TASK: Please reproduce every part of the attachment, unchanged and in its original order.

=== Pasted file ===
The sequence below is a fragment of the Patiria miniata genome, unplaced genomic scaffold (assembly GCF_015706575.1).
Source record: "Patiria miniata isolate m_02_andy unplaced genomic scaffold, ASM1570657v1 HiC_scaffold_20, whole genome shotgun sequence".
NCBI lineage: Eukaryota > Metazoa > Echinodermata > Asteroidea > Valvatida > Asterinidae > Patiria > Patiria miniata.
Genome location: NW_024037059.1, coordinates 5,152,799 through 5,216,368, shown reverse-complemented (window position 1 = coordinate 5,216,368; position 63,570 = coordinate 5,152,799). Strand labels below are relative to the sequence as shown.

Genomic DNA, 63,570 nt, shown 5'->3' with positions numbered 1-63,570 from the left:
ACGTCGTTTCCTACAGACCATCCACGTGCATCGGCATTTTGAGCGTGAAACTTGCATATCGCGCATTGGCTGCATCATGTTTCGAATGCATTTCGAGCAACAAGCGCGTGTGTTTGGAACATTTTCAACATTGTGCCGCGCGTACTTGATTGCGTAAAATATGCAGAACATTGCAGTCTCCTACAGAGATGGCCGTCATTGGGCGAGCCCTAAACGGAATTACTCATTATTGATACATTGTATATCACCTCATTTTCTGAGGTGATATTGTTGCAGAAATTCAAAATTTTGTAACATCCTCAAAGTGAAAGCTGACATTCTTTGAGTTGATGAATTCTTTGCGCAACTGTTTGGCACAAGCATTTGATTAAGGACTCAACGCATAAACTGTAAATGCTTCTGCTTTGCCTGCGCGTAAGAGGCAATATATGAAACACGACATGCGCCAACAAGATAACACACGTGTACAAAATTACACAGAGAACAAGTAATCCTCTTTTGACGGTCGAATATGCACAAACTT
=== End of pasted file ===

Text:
The sequence below is a fragment of the Patiria miniata genome, unplaced genomic scaffold (assembly GCF_015706575.1).
Source record: "Patiria miniata isolate m_02_andy unplaced genomic scaffold, ASM1570657v1 HiC_scaffold_20, whole genome shotgun sequence".
NCBI lineage: Eukaryota > Metazoa > Echinodermata > Asteroidea > Valvatida > Asterinidae > Patiria > Patiria miniata.
Genome location: NW_024037059.1, coordinates 5,152,799 through 5,216,368, shown reverse-complemented (window position 1 = coordinate 5,216,368; position 63,570 = coordinate 5,152,799). Strand labels below are relative to the sequence as shown.

Genomic DNA, 63,570 nt, shown 5'->3' with positions numbered 1-63,570 from the left:
ACGTCGTTTCCTACAGACCATCCACGTGCATCGGCATTTTGAGCGTGAAACTTGCATATCGCGCATTGGCTGCATCATGTTTCGAATGCATTTCGAGCAACAAGCGCGTGTGTTTGGAACATTTTCAACATTGTGCCGCGCGTACTTGATTGCGTAAAATATGCAGAACATTGCAGTCTCCTACAGAGATGGCCGTCATTGGGCGAGCCCTAAACGGAATTACTCATTATTGATACATTGTATATCACCTCATTTTCTGAGGTGATATTGTTGCAGAAATTCAAAATTTTGTAACATCCTCAAAGTGAAAGCTGACATTCTTTGAGTTGATGAATTCTTTGCGCAACTGTTTGGCACAAGCATTTGATTAAGGACTCAACGCATAAACTGTAAATGCTTCTGCTTTGCCTGCGCGTAAGAGGCAATATATGAAACACGACATGCGCCAACAAGATAACACACGTGTACAAAATTACACAGAGAACAAGTAATCCTCTTTTGACGGTCGAATATGCACAAACTT